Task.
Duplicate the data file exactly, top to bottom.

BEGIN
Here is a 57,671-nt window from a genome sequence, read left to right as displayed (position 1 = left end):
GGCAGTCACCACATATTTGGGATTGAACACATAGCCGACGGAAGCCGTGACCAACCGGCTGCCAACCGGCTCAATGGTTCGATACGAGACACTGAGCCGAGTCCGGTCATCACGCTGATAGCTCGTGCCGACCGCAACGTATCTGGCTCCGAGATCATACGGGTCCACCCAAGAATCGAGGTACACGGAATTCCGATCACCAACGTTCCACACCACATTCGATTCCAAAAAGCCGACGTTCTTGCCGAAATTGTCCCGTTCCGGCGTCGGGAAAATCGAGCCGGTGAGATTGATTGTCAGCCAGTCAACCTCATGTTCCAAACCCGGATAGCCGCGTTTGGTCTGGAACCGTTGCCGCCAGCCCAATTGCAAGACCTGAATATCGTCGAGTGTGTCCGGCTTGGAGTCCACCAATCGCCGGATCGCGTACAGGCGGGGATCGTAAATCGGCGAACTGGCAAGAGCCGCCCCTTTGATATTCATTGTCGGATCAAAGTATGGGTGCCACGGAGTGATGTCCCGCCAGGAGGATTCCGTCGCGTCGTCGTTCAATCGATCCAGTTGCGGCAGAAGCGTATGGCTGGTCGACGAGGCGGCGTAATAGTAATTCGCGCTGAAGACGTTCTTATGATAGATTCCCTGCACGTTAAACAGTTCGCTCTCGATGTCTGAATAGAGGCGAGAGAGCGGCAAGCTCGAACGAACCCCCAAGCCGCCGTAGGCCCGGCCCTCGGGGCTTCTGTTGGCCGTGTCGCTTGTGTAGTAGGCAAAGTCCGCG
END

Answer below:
Here is a 57,671-nt window from a genome sequence, read left to right as displayed (position 1 = left end):
GGCAGTCACCACATATTTGGGATTGAACACATAGCCGACGGAAGCCGTGACCAACCGGCTGCCAACCGGCTCAATGGTTCGATACGAGACACTGAGCCGAGTCCGGTCATCACGCTGATAGCTCGTGCCGACCGCAACGTATCTGGCTCCGAGATCATACGGGTCCACCCAAGAATCGAGGTACACGGAATTCCGATCACCAACGTTCCACACCACATTCGATTCCAAAAAGCCGACGTTCTTGCCGAAATTGTCCCGTTCCGGCGTCGGGAAAATCGAGCCGGTGAGATTGATTGTCAGCCAGTCAACCTCATGTTCCAAACCCGGATAGCCGCGTTTGGTCTGGAACCGTTGCCGCCAGCCCAATTGCAAGACCTGAATATCGTCGAGTGTGTCCGGCTTGGAGTCCACCAATCGCCGGATCGCGTACAGGCGGGGATCGTAAATCGGCGAACTGGCAAGAGCCGCCCCTTTGATATTCATTGTCGGATCAAAGTATGGGTGCCACGGAGTGATGTCCCGCCAGGAGGATTCCGTCGCGTCGTCGTTCAATCGATCCAGTTGCGGCAGAAGCGTATGGCTGGTCGACGAGGCGGCGTAATAGTAATTCGCGCTGAAGACGTTCTTATGATAGATTCCCTGCACGTTAAACAGTTCGCTCTCGATGTCTGAATAGAGGCGAGAGAGCGGCAAGCTCGAACGAACCCCCAAGCCGCCGTAGGCCCGGCCCTCGGGGCTTCTGTTGGCCGTGTCGCTTGTGTAGTAGGCAAAGTCCGCG